Patchwork Poem #2 ala Anne Sexton

Standard

You Are the Answer

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Listen! Listen!
We are not lovers.
We are like pigeons
after the small death.
They have teeth and knees
because they share the same dirt.
…………..Even their song is not a sure thing
……………….it is a kind of breathing—
…………………….we gasp in unison beside our window pane.

p

Listen! Listen!
The girl full of talk of coffins and keyholes
with her large gun-metal blue eyes
with the thin vein at the bend of her neck
………………then your hand in her hand
………………………with an old red hook in her mouth.

p

We are not lovers.
Now there is green rain for everyone,
their red claws wound like bracelets,
…………tired of my mouth and my breasts,
………………..each one like a poem obeying itself.

p

Listen! Listen!
The king has brought me into his chamber.
I’ve been opened and undressed.
Then the chains were fastened around me
……………..(even their song is not a sure thing).
After the small death
……………..it is a kind of breathing.

P

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I chose these three Sexton poems: “Man and Wife”; “Love Song”; and “Consorting With Angels”, because they seemed to speak from the same place of melancholy and longing.  I tried to find pieces that resonated with a similar tone/voice.  They are all from her collection, Live or Die.   After choosing them, I discovered an author’s note which confirmed that I was on the right track.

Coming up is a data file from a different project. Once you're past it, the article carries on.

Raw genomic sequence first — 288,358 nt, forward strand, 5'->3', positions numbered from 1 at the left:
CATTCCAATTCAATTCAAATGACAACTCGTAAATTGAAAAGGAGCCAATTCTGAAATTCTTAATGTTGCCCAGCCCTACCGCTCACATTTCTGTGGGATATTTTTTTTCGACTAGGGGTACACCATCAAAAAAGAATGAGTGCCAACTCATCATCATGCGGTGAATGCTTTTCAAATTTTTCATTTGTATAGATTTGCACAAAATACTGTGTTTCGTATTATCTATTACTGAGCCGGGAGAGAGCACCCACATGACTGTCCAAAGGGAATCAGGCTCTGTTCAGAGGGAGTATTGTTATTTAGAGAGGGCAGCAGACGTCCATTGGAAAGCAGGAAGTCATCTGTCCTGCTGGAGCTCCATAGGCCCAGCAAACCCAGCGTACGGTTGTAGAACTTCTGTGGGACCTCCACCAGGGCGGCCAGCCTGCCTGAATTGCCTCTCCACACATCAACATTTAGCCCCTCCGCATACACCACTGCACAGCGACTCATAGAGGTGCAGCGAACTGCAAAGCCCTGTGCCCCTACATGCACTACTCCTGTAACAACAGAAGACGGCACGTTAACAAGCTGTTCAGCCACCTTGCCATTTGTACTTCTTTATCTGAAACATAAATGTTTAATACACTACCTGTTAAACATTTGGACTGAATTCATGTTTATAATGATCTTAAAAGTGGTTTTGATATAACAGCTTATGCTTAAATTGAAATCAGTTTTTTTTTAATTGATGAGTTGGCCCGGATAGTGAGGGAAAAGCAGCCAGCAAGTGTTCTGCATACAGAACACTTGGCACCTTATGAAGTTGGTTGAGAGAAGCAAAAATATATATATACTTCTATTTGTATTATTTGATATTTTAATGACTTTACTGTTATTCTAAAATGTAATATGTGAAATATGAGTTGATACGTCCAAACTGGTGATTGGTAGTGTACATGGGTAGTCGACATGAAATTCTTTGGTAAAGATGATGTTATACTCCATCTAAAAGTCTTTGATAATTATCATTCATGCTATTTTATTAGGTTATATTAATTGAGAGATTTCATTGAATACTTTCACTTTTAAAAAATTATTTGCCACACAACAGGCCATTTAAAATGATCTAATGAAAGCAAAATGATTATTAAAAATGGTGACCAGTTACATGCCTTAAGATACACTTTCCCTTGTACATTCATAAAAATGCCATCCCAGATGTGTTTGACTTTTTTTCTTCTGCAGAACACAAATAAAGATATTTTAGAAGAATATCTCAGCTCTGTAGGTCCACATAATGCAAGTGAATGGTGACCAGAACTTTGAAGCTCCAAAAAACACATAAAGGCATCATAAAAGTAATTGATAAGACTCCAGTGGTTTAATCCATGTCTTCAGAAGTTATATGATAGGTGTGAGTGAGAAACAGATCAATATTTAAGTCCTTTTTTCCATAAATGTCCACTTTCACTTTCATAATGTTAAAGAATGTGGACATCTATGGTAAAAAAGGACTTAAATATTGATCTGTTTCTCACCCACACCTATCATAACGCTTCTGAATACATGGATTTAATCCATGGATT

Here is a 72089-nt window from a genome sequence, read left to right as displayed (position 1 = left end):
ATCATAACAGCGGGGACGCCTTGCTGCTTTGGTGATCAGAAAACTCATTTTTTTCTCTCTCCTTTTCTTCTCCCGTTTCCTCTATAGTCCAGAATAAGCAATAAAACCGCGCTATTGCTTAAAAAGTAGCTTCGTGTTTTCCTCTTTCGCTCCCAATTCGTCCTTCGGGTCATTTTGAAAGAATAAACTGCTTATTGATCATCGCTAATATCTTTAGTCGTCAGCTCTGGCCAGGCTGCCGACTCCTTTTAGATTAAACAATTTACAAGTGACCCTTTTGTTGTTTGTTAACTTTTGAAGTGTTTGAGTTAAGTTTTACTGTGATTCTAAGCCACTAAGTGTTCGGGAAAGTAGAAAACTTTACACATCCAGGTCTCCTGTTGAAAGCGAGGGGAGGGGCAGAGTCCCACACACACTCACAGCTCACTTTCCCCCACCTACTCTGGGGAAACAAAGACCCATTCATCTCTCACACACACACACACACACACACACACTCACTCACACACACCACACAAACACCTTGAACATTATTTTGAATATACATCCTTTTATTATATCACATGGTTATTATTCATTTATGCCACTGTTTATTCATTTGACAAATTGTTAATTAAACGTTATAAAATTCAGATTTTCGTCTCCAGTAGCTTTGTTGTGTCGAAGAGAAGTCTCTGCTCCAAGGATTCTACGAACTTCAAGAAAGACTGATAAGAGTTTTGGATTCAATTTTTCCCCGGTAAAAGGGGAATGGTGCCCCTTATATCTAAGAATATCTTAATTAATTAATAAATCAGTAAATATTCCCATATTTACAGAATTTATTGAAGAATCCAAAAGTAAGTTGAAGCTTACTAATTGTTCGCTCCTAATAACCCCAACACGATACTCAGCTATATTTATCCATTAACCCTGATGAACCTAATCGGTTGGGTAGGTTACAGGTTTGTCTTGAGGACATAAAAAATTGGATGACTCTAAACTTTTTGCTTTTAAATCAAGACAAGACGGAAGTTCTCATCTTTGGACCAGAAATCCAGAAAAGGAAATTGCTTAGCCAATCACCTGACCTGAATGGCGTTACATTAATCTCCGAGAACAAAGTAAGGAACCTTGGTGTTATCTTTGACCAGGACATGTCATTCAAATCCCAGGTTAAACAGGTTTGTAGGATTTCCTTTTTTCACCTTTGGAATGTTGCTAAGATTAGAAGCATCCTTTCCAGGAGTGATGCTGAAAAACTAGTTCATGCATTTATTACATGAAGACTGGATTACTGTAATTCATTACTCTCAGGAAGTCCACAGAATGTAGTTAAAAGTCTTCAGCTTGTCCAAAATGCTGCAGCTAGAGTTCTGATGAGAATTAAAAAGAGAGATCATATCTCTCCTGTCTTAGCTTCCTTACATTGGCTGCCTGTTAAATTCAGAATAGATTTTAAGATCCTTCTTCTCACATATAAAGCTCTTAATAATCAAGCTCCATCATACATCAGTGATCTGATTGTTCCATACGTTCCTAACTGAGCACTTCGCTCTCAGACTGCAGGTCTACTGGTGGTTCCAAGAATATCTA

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Sexton wrote, “To begin with, I have placed these poems (1962-1966) in the order in which they were written with all due apologies for the fact that they read like a fever chart for a bad case of melancholy.  But I thought the order of their creation might be of interest to some readers, and, as Andre Gide wrote in his journal, “Despite every resolution of optimism, melancholy occasionally wins out: man has decidedly botched up the planet.””

2 responses »

  1. i love the repetition in this: how it’s shape repeats on the page. how some of the lines repeat.

    i was pleased also when i learned that “live or die” was presented in the order in which the poems were written. it seemed so clear as i read them about how the turmoil wasn’t just in the present, but stretched out ahead. if that makes sense.

  2. I enjoyed this one as well. The way you constructed it visually is rather intriguing, and the last stanza kind of reached out and grabbed me. I don’t so much get longing as I do melancholy, the ruins of a bad love affair, and a sense of being trapped along with futility (“we are not lovers”).

    -Nicole

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